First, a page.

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VanEck and ProShares Back Out of ETH Futures ETF Filings

2 mins
Updated by Ryan James
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In Brief

  • VanEck and ProShares both withdrew their applications only two days after submitting.
  • VanEck has other ETFs under review with the SEC.
  • SEC currently has more than a dozen BTC-related ETFs on its radar; it is yet to approve a single one.
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Asset management companies VanEck and ProShares have withdrawn their filings for Ether (ETH) futures exchange traded funds (ETFs).

They both amended their respective applications with the U.S. Securities and Exchange Commission (SEC) only days after the initial filings. Both firms applied to launch ETH-based ETFs on August 18. However, by August 20, the companies requested to back out. At time of press, neither firm had given a reason as to their withdrawal.

In both amended applications, the companies stipulated that no securities had been sold in connection with them. VanEck’s statement also said that “the Trust has determined not to proceed with the offering of this series at this time.”

In VanEck’s case, the ETH ETF, officially named the VanEck Ethereum Strategy ETF, was not their only fund currently before the SEC. This year, they have filed with the regulator for bitcoin (BTC)- and ETH-centered ETFs. Also, back in June, the company submitted a BTC futures strategy prospectus to the SEC, so as to approve a BTC strategy fund. In all cases, the SEC has yet to issue approval, with deadlines continually postponed.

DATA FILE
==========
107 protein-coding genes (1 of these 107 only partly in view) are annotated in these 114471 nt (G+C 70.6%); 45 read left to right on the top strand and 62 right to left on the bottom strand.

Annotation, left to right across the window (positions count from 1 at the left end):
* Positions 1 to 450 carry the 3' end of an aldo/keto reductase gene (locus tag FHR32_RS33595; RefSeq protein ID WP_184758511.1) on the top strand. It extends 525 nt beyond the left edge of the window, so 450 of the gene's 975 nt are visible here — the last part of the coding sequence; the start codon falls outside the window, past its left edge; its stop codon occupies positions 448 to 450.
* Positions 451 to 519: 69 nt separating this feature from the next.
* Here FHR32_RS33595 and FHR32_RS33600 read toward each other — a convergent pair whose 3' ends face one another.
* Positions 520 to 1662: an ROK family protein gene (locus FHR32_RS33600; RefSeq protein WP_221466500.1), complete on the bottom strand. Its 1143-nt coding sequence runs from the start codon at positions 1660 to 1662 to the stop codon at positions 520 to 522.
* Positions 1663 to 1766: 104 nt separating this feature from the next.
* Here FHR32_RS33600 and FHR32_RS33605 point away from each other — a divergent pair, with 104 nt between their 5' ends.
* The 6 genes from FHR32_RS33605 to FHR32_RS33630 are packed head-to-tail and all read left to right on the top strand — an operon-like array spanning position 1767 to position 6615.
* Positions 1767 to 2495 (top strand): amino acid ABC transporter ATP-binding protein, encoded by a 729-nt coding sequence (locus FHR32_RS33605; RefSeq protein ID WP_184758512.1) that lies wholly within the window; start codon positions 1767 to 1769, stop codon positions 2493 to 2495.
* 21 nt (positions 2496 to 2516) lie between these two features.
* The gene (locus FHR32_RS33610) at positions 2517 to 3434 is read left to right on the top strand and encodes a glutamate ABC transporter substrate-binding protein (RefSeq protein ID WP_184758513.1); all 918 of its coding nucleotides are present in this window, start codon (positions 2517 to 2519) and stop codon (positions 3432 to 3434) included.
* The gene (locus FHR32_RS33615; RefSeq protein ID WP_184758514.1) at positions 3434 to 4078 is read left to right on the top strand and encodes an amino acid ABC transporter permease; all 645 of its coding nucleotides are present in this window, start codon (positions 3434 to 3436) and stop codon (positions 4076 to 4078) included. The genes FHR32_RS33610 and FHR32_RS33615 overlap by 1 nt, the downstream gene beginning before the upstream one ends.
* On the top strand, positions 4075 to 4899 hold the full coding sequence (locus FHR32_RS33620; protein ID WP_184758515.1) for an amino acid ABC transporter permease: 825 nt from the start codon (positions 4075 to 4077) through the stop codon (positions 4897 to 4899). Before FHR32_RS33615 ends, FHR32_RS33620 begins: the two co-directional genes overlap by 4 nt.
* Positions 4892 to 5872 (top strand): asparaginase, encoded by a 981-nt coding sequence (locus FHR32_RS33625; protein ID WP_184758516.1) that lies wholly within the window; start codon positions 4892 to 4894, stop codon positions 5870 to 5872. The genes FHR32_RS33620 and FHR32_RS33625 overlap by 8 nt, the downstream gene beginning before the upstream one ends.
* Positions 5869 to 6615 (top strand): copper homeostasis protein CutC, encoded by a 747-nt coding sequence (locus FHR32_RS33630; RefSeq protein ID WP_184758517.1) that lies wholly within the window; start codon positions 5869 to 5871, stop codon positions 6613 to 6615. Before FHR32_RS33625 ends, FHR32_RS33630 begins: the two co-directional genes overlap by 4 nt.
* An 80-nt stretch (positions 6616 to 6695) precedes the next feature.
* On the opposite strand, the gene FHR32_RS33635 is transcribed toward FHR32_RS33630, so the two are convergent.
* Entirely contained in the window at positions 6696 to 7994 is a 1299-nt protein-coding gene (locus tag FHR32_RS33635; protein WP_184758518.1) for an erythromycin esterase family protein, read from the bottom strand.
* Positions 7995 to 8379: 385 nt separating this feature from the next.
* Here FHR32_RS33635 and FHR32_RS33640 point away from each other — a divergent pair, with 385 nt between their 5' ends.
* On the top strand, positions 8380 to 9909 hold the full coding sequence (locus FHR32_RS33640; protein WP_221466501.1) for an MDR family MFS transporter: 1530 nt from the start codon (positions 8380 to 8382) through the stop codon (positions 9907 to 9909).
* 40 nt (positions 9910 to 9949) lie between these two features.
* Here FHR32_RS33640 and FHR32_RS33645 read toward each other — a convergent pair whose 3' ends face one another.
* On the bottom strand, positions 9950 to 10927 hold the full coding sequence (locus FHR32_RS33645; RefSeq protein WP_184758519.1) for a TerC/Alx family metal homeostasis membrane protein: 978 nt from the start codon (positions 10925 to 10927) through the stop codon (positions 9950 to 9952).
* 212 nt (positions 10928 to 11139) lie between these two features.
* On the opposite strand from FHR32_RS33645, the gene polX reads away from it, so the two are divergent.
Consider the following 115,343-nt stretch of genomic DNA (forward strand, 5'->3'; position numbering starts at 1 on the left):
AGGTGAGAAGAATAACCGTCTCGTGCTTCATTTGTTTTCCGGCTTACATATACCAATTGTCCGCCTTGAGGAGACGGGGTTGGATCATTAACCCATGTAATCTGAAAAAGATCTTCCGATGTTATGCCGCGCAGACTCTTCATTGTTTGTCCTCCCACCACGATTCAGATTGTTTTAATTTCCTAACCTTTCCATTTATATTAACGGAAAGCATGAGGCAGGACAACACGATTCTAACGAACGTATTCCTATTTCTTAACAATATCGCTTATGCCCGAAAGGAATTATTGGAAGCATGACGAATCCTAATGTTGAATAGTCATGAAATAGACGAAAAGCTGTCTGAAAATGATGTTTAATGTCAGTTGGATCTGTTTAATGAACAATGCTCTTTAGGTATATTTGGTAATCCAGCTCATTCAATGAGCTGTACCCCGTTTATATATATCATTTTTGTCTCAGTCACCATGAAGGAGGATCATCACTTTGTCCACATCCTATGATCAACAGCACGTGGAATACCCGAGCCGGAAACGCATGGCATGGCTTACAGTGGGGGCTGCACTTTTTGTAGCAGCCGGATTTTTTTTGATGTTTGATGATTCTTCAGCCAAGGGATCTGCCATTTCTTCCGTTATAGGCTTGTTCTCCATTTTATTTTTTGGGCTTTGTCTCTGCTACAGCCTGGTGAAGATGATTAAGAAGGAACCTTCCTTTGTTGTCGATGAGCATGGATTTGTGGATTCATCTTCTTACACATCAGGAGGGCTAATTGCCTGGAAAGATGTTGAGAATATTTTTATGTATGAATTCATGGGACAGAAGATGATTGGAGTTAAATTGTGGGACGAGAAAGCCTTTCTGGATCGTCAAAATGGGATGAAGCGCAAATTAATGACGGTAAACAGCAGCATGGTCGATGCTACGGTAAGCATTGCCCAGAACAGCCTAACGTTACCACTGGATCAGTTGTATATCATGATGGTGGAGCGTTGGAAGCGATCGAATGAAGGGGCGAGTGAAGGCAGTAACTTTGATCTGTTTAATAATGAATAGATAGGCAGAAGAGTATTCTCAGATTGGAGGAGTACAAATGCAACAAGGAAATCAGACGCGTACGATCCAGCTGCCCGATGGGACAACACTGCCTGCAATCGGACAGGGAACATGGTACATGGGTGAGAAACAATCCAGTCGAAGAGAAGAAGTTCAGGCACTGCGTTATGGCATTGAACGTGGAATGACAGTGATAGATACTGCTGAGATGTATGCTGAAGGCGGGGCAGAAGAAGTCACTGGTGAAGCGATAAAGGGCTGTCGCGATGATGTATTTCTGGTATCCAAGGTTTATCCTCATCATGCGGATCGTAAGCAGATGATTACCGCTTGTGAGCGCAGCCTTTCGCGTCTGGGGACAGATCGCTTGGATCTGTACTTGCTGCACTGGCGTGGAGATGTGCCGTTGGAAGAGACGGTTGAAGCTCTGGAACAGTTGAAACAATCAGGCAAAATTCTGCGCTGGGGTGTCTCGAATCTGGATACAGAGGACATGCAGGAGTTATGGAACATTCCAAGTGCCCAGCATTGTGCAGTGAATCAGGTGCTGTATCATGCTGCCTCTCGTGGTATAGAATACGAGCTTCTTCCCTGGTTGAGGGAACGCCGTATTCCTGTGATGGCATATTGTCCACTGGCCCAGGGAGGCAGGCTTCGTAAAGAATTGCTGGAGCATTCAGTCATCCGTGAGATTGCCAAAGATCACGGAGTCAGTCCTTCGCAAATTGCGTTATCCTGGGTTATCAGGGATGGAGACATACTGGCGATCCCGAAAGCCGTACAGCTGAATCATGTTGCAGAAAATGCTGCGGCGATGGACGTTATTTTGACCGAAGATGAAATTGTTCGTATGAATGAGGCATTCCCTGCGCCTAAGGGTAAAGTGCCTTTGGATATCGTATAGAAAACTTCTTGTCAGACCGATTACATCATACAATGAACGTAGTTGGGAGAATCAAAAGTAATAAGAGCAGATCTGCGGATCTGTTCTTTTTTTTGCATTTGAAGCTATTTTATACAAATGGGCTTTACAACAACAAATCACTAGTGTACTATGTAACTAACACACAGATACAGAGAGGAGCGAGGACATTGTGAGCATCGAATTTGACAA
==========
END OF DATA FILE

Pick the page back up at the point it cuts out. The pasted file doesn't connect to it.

ETH no longer a viable option?

VanEck and ProShares’ decisions have provoked comment about ETH’s viability as an ETF option. Eric Balchunas, Senior ETF Analyst at Bloomberg, took to Twitter to remark at VanEck’s withdrawal, saying:

“Looks like VanEck withdrawing their Ether Futures ETF that they filed only two days ago. Guessing the. [sic] SEC called them up and was like GTFOH (in so many words).”

After ProShares’ own withdrawal came to light, Balchunas followed up, tweeting:

“Now ProShares is withdrawing their Ether ETF filing. SEC may have had a conf [sic] call, Godfather-style. Ether, you’re out.”

As long we ONLY see the Ether ones ejected, I’d say that’s decent news for bitcoin ETF,” the analyst went on. “Sort of like them saying, look, let’s baby step this, only bitcoin rn [sic].”

There is no shortage of BTC-related ETFs before the SEC at the moment. More than a dozen, in fact, though the regulator is yet to approve a single one. SEC Chair Gary Gensler previously stated he would look forward to ETF filings and SEC staff’s reviews thereof. “…Particularly if those [filings] are limited to these CME-traded Bitcoin futures.” 

Meanwhile, another asset management firm, Neuberger Berman, side-lined ETH futures in favor of BTC for investment options in its latest regulatory filing. Reports from August 21 revealed that the company had permitted its commodities mutual fund to invest up to 5% of its assets in BTC futures and other ETFs based in Canada. The filing replaced another, made on August 11, which listed ETH derivatives among the permissible investment strategies. These derivatives were not present in the amended filing.

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Dale Hurst
Dale Hurst is a journalist, presenter, and novelist. Before joining the Be In Crypto team, he was an editor and senior journalist at a news, lifestyle and human-interest magazine in the UK. Cryptocurrency was one of the first subjects he specialized in when first going freelance in 2018, reviewing exchanges and analysing lawsuits.
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